Mukul Sharma
Debra J Reid
Sheldon W Tobe
Luc Poirier
Raj S Padwal
Author Affiliation
Division of Clinical Pharmacology, Department of Medicine, Western University, London, Ontario, Canada. dhackam@uwo.ca
Source
Can J Cardiol. 2013 May;29(5):528-42
Date
May-2013
Language
English
Publication Type
Article
Keywords
Adult
Aging - physiology
Antihypertensive Agents - therapeutic use
Blood Pressure - physiology
Blood Pressure Determination
Canada
Cardiovascular Diseases - prevention & control
Exercise - physiology
Health education
Humans
Hypertension - diagnosis - drug therapy
Risk assessment
Abstract
We updated the evidence-based recommendations for the diagnosis, assessment, prevention, and treatment of hypertension in adults for 2013. This year's update includes 2 new recommendations. First, among nonhypertensive or stage 1 hypertensive individuals, the use of resistance or weight training exercise does not adversely influence blood pressure (BP) (Grade D). Thus, such patients need not avoid this type of exercise for fear of increasing BP. Second, and separately, for very elderly patients with isolated systolic hypertension (age 80 years or older), the target for systolic BP should be
PubMed ID
23541660 View in PubMed
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The 2014 Canadian Hypertension Education Program recommendations for blood pressure measurement, diagnosis, assessment of risk, prevention, and treatment of hypertension.

https://arctichealth.org/en/permalink/ahliterature104360
Source
Can J Cardiol. 2014 May;30(5):485-501
Publication Type
Article
Date
May-2014
Author
Kaberi Dasgupta
Robert R Quinn
Kelly B Zarnke
Doreen M Rabi
Pietro Ravani
Stella S Daskalopoulou
Simon W Rabkin
Luc Trudeau
Ross D Feldman
Lyne Cloutier
Ally Prebtani
Robert J Herman
Simon L Bacon
Richard E Gilbert
Marcel Ruzicka
Donald W McKay
Tavis S Campbell
Steven Grover
George Honos
Ernesto L Schiffrin
Peter Bolli
Thomas W Wilson
Patrice Lindsay
Michael D Hill
Shelagh B Coutts
Gord Gubitz
Mark Gelfer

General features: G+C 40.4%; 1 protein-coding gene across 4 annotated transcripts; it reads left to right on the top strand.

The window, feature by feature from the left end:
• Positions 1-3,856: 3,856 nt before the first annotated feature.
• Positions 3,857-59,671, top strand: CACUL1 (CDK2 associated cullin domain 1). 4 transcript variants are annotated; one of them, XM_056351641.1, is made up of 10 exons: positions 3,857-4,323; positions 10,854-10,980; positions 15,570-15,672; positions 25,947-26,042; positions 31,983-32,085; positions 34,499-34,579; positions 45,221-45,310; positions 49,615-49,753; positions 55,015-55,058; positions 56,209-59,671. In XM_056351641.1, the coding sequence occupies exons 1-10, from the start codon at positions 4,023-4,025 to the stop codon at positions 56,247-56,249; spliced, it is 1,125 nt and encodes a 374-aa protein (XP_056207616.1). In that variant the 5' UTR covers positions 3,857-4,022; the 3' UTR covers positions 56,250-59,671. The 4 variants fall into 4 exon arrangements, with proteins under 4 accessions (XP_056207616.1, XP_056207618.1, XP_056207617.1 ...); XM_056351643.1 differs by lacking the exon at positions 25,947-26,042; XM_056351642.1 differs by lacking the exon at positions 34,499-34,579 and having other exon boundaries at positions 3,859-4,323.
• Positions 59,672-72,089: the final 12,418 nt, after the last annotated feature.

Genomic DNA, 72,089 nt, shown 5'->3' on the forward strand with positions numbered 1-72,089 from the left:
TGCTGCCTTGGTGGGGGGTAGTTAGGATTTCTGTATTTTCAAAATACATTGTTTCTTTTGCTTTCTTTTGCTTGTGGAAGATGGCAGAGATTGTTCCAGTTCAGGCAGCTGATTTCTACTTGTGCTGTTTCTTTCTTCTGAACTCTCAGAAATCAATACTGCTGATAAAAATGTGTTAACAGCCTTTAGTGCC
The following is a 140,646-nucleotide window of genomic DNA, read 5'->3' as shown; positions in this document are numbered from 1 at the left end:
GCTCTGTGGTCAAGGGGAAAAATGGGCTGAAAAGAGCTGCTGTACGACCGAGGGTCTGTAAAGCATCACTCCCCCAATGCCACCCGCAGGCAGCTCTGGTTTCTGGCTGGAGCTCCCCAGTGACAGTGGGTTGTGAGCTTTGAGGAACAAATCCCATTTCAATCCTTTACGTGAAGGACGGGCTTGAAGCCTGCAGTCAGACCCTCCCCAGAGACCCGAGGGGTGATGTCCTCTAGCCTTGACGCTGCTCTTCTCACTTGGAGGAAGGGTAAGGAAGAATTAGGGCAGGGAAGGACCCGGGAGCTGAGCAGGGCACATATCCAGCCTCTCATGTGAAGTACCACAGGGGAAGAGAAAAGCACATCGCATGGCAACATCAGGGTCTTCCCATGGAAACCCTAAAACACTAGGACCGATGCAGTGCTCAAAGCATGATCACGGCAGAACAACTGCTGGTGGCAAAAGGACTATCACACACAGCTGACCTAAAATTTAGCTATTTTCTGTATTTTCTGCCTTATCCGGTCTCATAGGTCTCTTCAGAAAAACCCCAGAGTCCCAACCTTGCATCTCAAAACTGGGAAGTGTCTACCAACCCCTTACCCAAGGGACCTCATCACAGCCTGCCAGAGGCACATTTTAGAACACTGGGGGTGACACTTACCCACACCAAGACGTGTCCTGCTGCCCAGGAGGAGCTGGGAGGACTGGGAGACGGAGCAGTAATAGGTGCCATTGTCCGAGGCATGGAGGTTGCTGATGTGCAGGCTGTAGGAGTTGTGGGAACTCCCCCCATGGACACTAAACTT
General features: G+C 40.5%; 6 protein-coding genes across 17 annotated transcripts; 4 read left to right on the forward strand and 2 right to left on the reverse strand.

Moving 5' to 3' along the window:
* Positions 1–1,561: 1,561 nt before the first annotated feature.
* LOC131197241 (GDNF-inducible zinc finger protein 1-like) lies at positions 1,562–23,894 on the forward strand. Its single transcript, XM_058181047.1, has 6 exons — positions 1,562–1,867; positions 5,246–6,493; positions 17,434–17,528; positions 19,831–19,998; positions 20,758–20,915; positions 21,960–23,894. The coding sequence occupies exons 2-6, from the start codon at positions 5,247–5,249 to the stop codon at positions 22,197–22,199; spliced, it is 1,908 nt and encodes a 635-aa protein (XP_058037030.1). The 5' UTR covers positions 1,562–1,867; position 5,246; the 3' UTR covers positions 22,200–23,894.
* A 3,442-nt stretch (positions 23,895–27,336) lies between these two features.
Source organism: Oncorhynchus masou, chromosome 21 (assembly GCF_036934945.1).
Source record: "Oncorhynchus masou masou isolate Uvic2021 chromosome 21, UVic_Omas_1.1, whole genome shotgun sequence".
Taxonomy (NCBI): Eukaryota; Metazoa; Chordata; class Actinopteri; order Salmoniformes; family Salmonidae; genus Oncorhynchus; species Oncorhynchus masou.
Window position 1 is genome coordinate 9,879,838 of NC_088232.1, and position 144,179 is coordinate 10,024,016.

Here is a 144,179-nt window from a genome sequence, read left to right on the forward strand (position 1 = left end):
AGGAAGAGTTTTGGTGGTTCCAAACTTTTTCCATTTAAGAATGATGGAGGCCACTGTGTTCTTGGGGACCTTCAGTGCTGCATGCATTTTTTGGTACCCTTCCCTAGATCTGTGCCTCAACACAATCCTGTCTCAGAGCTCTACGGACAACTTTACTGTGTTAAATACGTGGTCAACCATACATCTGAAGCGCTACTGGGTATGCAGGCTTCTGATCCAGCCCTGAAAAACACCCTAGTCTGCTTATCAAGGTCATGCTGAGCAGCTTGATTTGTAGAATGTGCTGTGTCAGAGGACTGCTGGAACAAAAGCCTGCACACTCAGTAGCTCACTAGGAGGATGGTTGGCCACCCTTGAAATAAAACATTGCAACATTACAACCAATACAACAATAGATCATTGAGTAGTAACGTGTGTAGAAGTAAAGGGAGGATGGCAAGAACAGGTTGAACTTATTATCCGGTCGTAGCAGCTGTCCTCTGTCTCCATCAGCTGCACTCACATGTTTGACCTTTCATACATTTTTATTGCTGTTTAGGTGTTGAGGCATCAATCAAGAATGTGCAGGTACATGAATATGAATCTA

Michel Vallée
G V Ramesh Prasad
Marcel Lebel
Donna McLean
J Malcolm O Arnold
Gordon W Moe
Jonathan G Howlett
Jean-Martin Boulanger
Pierre Larochelle
Lawrence A Leiter
Charlotte Jones
Richard I Ogilvie
Vincent Woo
Janusz Kaczorowski
Kevin D Burns
Robert J Petrella
Swapnil Hiremath
Alain Milot
James A Stone
Denis Drouin
Kim L Lavoie
Maxime Lamarre-Cliche
Guy Tremblay
Pavel Hamet
George Fodor
S George Carruthers
George B Pylypchuk
Ellen Burgess
Richard Lewanczuk
George K Dresser
S Brian Penner
Robert A Hegele
Philip A McFarlane
Milan Khara
Andrew Pipe
Paul Oh
Peter Selby
Mukul Sharma
Debra J Reid
Sheldon W Tobe
Raj S Padwal
Luc Poirier
Author Affiliation
Divisions of General Internal Medicine, Clinical Epidemiology and Endocrinology, Department of Medicine, McGill University, McGill University Health Centre, Montreal, Québec, Canada. Electronic address: kaberi.dasgupta@mcgill.ca.
Source
Can J Cardiol. 2014 May;30(5):485-501
Date
May-2014
Language
English
Publication Type
Article
Keywords
Antihypertensive Agents - therapeutic use
Blood pressure
Blood Pressure Determination - standards
Canada
Health Promotion - organization & administration
Humans
Hypertension - diagnosis - drug therapy - prevention & control
Life Style
Patient Education as Topic
Practice Guidelines as Topic
Prognosis
Program Evaluation
Abstract
Herein, updated evidence-based recommendations for the diagnosis, assessment, prevention, and treatment of hypertension in Canadian adults are detailed. For 2014, 3 existing recommendations were modified and 2 new recommendations were added. The following recommendations were modified: (1) the recommended sodium intake threshold was changed from = 1500 mg (3.75 g of salt) to approximately 2000 mg (5 g of salt) per day; (2) a pharmacotherapy treatment initiation systolic blood pressure threshold of = 160 mm Hg was added in very elderly (age = 80 years) patients who do not have diabetes or target organ damage (systolic blood pressure target in this population remains at
PubMed ID
24786438 View in PubMed
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The Alberta population-based prospective evaluation of the quality of life outcomes and economic impact of bariatric surgery (APPLES) study: background, design and rationale.

https://arctichealth.org/en/permalink/ahliterature140191
Source
BMC Health Serv Res. 2010;10:284
Publication Type
Article
Date
2010
Author
Raj S Padwal
Sumit R Majumdar
Scott Klarenbach
Dan W Birch
Shahzeer Karmali
Linda McCargar
Konrad Fassbender
Arya M Sharma
Author Affiliation
Department of Medicine, University of Alberta, Edmonton, Alberta, Canada. rpadwal@ualberta.ca
Source
BMC Health Serv Res. 2010;10:284
Date
2010
Language
English
Publication Type
Article
Keywords
Adaptation, Physiological
Adaptation, Psychological
Adult
Alberta
Bariatric Surgery - economics - methods - psychology
Body mass index
Cohort Studies
Cost of Illness
Cost-Benefit Analysis
Female
Follow-Up Studies
Health Care Costs
Humans
Male
Middle Aged
Obesity, Morbid - diagnosis - surgery
Patient Satisfaction - statistics & numerical data
Patient Selection
Postoperative Care - methods
Postoperative Complications - physiopathology
Preoperative Care - methods
Prospective Studies
Quality of Life
Risk assessment
Time Factors
Treatment Outcome
Waiting Lists
Weight Loss
Abstract